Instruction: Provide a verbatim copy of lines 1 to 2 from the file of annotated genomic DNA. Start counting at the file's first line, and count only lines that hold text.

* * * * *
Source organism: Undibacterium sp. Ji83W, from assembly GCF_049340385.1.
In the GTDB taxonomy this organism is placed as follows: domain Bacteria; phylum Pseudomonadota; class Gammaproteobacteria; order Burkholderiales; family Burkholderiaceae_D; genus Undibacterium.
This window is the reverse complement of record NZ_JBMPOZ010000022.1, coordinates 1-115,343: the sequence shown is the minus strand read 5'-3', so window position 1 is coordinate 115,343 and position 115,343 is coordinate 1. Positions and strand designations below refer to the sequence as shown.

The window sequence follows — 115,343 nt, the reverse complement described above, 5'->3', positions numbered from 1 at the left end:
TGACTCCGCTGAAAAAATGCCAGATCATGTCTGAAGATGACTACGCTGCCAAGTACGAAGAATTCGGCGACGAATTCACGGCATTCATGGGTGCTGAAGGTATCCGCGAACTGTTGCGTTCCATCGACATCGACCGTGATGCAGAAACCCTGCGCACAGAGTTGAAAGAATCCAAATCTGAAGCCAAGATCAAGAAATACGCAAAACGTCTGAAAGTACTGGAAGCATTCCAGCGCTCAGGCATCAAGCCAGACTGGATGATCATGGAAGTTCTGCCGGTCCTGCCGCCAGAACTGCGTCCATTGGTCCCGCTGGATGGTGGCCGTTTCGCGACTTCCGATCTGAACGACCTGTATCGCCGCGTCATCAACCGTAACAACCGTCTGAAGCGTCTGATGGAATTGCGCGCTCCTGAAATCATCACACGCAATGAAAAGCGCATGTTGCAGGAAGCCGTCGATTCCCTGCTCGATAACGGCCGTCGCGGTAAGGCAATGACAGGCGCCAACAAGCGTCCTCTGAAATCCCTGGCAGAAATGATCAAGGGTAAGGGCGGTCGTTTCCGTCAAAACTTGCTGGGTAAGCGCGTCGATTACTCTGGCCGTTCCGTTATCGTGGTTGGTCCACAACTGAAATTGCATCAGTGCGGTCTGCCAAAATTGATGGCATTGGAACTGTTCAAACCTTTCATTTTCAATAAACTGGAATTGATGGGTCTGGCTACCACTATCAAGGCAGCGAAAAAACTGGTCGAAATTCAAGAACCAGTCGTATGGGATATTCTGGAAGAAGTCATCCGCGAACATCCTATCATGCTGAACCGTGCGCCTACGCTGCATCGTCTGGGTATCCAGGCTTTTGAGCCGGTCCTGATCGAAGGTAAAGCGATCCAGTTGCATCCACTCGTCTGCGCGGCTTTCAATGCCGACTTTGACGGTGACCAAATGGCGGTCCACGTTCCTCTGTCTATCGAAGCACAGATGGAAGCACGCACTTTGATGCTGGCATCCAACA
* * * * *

Source organism: Undibacterium sp. Ji83W, from assembly GCF_049340385.1.
In the GTDB taxonomy this organism is placed as follows: domain Bacteria; phylum Pseudomonadota; class Gammaproteobacteria; order Burkholderiales; family Burkholderiaceae_D; genus Undibacterium.